“Even a Silent Phone Disconnects Us”

This is a very good op-ed by Sherry Turkle, a professor in the program in Science, Technology and Society at MIT, on the assault of technology in our lives. An excerpt:

Across generations, technology is implicated in this assault on empathy. We’ve gotten used to being connected all the time, but we have found ways around conversation — at least from conversation that is open-ended and spontaneous, in which we play with ideas and allow ourselves to be fully present and vulnerable. But it is in this type of conversation — where we learn to make eye contact, to become aware of another person’s posture and tone, to comfort one another and respectfully challenge one another — that empathy and intimacy flourish. In these conversations, we learn who we are.

But this was the key paragraph for me:

Studies of conversation both in the laboratory and in natural settings show that when two people are talking, the mere presence of a phone on a table between them or in the periphery of their vision changes both what they talk about and the degree of connection they feel. People keep the conversation on topics where they won’t mind being interrupted. They don’t feel as invested in each other. Even a silent phone disconnects us.

What are we to do? Sherry Turkle provides a few suggestions (among them, practicing unitasking):

One start toward reclaiming conversation is to reclaim solitude. Some of the most crucial conversations you will ever have will be with yourself. Slow down sufficiently to make this possible. And make a practice of doing one thing at a time. Think of unitasking as the next big thing. In every domain of life, it will increase performance and decrease stress.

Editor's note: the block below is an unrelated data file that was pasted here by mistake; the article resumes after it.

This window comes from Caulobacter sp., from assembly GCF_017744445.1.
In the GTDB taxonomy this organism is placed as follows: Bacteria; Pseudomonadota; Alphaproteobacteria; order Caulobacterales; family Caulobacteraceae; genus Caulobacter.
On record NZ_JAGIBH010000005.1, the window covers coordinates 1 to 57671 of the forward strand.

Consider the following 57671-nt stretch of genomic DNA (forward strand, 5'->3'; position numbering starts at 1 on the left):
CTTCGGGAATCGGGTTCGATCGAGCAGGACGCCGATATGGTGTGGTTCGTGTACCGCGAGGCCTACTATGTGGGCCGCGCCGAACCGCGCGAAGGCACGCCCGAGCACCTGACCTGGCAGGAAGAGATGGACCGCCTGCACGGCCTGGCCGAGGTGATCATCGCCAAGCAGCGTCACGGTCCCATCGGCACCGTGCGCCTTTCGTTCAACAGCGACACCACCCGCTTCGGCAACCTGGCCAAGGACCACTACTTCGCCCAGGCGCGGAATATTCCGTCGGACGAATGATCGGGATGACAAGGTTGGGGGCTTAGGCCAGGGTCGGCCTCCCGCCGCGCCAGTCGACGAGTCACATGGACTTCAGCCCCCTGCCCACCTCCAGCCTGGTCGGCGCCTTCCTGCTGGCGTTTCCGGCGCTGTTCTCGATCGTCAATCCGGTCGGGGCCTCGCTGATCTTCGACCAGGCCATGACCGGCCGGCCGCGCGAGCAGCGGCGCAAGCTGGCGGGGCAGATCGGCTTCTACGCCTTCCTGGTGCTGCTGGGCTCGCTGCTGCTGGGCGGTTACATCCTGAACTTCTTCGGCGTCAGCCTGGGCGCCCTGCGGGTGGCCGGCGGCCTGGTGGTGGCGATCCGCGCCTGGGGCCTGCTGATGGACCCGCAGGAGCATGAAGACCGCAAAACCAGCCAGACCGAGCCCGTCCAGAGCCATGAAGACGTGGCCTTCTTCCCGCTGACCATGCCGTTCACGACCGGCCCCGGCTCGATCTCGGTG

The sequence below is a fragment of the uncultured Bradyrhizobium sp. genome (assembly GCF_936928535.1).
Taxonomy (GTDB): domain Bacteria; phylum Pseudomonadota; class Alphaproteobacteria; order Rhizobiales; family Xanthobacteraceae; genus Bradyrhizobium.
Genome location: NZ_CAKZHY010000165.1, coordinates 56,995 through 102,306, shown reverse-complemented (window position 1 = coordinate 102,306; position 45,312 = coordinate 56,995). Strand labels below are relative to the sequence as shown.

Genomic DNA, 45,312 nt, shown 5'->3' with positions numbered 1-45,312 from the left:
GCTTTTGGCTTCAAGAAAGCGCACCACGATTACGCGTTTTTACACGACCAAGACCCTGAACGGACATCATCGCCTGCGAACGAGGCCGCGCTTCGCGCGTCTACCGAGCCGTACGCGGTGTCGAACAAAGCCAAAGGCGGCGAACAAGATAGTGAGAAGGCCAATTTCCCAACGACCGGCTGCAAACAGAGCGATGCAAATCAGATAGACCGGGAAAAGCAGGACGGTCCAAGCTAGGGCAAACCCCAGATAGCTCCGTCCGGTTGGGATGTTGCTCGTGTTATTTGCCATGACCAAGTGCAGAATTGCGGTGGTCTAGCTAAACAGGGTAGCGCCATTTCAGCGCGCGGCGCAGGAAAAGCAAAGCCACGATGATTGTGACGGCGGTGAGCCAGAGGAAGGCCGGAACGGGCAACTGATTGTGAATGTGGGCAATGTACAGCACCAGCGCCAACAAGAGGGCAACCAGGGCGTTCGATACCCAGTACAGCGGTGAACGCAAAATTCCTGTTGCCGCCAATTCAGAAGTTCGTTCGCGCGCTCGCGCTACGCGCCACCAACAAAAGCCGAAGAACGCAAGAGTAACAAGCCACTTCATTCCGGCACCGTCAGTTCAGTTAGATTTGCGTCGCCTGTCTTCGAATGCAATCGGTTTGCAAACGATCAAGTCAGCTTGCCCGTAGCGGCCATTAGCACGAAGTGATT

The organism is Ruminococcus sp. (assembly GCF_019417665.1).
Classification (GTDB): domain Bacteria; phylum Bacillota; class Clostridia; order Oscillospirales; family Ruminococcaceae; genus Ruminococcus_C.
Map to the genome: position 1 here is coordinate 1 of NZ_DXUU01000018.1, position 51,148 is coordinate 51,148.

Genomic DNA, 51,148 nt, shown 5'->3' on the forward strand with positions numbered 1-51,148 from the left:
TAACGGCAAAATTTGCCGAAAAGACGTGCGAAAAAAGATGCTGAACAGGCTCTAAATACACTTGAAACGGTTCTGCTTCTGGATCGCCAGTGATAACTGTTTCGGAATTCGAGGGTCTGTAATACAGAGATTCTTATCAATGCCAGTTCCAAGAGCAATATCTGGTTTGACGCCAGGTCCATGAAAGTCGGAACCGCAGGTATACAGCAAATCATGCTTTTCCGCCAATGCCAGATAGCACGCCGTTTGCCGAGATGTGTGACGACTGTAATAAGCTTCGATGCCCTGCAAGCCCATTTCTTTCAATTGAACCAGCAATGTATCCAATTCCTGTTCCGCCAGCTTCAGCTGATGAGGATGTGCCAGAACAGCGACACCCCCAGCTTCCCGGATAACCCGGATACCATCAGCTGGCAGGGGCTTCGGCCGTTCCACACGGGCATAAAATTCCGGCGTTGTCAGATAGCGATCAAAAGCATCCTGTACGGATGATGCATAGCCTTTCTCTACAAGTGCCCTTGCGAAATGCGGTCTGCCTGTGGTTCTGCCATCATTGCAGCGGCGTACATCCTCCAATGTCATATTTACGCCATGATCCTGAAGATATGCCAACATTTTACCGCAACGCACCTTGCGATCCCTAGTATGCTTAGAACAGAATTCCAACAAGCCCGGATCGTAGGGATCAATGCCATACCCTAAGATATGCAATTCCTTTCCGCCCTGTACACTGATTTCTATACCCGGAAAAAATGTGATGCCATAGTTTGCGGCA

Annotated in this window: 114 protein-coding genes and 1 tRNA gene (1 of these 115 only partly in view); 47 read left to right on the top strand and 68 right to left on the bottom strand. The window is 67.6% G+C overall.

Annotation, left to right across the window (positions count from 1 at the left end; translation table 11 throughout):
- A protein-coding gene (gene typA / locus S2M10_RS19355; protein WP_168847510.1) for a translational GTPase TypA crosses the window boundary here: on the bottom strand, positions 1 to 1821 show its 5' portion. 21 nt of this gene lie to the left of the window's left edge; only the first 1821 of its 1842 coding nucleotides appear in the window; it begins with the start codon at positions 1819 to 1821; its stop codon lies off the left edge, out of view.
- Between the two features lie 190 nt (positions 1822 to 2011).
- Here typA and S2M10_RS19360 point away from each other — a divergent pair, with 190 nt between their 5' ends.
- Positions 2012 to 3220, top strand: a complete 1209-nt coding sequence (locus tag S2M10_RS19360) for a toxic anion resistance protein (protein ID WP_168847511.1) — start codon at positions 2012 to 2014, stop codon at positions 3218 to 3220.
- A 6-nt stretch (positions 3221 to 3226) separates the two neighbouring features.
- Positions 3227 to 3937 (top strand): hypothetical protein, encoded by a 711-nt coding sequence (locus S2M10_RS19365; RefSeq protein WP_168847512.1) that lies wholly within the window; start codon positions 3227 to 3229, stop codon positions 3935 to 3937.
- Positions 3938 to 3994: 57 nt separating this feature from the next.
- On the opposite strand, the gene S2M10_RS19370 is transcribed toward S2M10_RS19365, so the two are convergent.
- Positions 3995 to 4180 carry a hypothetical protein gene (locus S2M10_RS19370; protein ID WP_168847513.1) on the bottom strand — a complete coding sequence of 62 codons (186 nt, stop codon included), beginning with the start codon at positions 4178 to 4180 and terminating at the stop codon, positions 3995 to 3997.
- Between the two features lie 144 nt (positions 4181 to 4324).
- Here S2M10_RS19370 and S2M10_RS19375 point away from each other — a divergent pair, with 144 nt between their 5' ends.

But doing one thing at a time is hard, because it means asserting ourselves over what technology makes easy and what feels productive in the short term. Multitasking comes with its own high, but when we chase after this feeling, we pursue an illusion. Conversation is a human way to practice unitasking.

What kinds of things are you doing to bring you closer to those around you? How do you practice maintaining (or building) empathy for others?

The Stanford Commencement Address by Bill and Melinda Gates

Bill and Melinda Gates jointly gave a commencement address at Stanford University earlier this month on June 15, 2014. The full transcript is here, but I wanted to highlight a few notable passages:

Melinda and I have described some devastating scenes. But we want to make the strongest case we can for the power of optimism. Even in dire situations, optimism can fuel innovation and lead to new tools to eliminate suffering. But if you never really see the people who are suffering, your optimism can’t help them. You will never change their world.

And that brings me to what I see as a paradox.

The world of science and technology is driving phenomenal innovations – and Stanford stands at the center of that, creating new companies, prize-winning professors, ingenious software, miracle drugs, and amazing graduates. We’re on the verge of mind-blowing breakthroughs in what human beings can do for each other. And people here are really excited about the future.

At the same time, if you ask people across the United States, “Is the future going to be better than the past?” most people will say: “No. My kids will be worse off than I am.” They think innovation won’t make the world better for them or for their children.